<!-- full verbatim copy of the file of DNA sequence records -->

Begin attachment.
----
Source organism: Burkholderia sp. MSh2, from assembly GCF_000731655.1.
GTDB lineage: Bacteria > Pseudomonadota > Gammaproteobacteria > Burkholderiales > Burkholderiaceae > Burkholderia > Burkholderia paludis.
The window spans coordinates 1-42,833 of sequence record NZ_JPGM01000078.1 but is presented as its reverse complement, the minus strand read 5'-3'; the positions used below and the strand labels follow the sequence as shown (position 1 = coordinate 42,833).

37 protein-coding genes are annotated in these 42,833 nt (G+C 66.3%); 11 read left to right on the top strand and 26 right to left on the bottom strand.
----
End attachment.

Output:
Source organism: Burkholderia sp. MSh2, from assembly GCF_000731655.1.
GTDB lineage: Bacteria > Pseudomonadota > Gammaproteobacteria > Burkholderiales > Burkholderiaceae > Burkholderia > Burkholderia paludis.
The window spans coordinates 1-42,833 of sequence record NZ_JPGM01000078.1 but is presented as its reverse complement, the minus strand read 5'-3'; the positions used below and the strand labels follow the sequence as shown (position 1 = coordinate 42,833).

37 protein-coding genes are annotated in these 42,833 nt (G+C 66.3%); 11 read left to right on the top strand and 26 right to left on the bottom strand.